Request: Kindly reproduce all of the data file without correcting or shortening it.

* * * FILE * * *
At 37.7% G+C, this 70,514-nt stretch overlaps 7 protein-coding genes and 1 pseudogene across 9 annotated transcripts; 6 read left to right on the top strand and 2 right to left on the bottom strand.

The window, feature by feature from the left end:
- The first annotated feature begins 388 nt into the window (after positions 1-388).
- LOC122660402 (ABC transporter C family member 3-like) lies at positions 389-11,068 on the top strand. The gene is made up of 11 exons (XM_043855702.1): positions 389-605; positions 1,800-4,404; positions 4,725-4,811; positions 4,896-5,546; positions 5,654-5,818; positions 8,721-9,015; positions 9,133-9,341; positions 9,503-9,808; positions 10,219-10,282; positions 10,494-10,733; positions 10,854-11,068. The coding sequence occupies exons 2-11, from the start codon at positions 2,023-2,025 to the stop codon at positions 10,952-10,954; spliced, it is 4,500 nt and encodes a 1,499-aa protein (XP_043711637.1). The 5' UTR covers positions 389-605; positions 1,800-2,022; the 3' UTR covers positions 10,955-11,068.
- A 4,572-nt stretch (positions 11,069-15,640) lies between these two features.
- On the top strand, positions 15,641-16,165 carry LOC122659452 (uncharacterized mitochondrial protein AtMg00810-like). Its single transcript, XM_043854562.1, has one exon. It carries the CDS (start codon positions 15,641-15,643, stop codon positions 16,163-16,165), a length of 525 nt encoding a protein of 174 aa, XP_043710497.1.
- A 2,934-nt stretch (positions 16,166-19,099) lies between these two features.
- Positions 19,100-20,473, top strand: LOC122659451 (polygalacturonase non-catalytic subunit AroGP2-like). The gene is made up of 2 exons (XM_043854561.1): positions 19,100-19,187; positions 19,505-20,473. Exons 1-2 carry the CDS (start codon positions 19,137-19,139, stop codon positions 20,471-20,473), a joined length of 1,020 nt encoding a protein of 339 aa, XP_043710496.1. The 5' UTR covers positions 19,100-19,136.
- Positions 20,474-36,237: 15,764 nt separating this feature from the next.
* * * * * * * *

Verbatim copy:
At 37.7% G+C, this 70,514-nt stretch overlaps 7 protein-coding genes and 1 pseudogene across 9 annotated transcripts; 6 read left to right on the top strand and 2 right to left on the bottom strand.

The window, feature by feature from the left end:
- The first annotated feature begins 388 nt into the window (after positions 1-388).
- LOC122660402 (ABC transporter C family member 3-like) lies at positions 389-11,068 on the top strand. The gene is made up of 11 exons (XM_043855702.1): positions 389-605; positions 1,800-4,404; positions 4,725-4,811; positions 4,896-5,546; positions 5,654-5,818; positions 8,721-9,015; positions 9,133-9,341; positions 9,503-9,808; positions 10,219-10,282; positions 10,494-10,733; positions 10,854-11,068. The coding sequence occupies exons 2-11, from the start codon at positions 2,023-2,025 to the stop codon at positions 10,952-10,954; spliced, it is 4,500 nt and encodes a 1,499-aa protein (XP_043711637.1). The 5' UTR covers positions 389-605; positions 1,800-2,022; the 3' UTR covers positions 10,955-11,068.
- A 4,572-nt stretch (positions 11,069-15,640) lies between these two features.
- On the top strand, positions 15,641-16,165 carry LOC122659452 (uncharacterized mitochondrial protein AtMg00810-like). Its single transcript, XM_043854562.1, has one exon. It carries the CDS (start codon positions 15,641-15,643, stop codon positions 16,163-16,165), a length of 525 nt encoding a protein of 174 aa, XP_043710497.1.
- A 2,934-nt stretch (positions 16,166-19,099) lies between these two features.
- Positions 19,100-20,473, top strand: LOC122659451 (polygalacturonase non-catalytic subunit AroGP2-like). The gene is made up of 2 exons (XM_043854561.1): positions 19,100-19,187; positions 19,505-20,473. Exons 1-2 carry the CDS (start codon positions 19,137-19,139, stop codon positions 20,471-20,473), a joined length of 1,020 nt encoding a protein of 339 aa, XP_043710496.1. The 5' UTR covers positions 19,100-19,136.
- Positions 20,474-36,237: 15,764 nt separating this feature from the next.